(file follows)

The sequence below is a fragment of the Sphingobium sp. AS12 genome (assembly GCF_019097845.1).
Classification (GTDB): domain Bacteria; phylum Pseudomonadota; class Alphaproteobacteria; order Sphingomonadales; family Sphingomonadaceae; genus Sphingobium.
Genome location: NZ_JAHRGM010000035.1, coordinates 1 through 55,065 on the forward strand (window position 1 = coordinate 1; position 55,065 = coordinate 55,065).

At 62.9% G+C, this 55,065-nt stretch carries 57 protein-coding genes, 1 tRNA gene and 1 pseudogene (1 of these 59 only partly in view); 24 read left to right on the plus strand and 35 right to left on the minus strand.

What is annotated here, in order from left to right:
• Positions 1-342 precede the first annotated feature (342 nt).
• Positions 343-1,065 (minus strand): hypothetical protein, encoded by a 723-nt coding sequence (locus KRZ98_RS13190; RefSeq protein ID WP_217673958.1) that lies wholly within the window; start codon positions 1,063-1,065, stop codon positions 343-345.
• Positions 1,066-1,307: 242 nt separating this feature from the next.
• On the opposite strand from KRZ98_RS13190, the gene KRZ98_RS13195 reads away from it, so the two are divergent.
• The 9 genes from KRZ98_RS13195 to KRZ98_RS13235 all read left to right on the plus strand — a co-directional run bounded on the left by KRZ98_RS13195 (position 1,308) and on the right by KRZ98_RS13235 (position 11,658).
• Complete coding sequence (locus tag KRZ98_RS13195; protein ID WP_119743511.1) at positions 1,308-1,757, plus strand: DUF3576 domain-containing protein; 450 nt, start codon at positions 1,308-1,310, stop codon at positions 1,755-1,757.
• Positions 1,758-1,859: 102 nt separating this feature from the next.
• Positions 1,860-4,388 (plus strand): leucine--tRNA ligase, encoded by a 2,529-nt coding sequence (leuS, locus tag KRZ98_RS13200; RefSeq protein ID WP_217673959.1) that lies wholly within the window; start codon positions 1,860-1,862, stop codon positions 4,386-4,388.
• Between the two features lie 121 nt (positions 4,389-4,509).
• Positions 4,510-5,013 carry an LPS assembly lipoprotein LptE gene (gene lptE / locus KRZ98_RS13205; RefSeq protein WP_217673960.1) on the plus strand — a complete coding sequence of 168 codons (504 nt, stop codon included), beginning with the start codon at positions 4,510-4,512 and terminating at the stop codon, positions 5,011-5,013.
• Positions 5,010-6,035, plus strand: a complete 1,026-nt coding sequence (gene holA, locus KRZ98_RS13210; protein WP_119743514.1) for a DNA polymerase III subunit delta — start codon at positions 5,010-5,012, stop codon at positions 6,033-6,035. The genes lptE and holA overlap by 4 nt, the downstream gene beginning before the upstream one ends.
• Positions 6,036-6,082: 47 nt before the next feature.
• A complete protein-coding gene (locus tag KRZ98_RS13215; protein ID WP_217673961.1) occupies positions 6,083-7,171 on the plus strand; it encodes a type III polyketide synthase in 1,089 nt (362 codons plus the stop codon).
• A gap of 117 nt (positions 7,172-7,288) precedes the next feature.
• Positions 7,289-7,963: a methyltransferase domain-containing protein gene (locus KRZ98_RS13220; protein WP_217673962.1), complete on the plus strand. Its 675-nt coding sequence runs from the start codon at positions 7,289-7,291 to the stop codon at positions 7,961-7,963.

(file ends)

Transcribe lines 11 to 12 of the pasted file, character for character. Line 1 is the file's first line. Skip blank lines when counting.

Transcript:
• Complete coding sequence (locus tag KRZ98_RS13195; protein ID WP_119743511.1) at positions 1,308-1,757, plus strand: DUF3576 domain-containing protein; 450 nt, start codon at positions 1,308-1,310, stop codon at positions 1,755-1,757.
• Positions 1,758-1,859: 102 nt separating this feature from the next.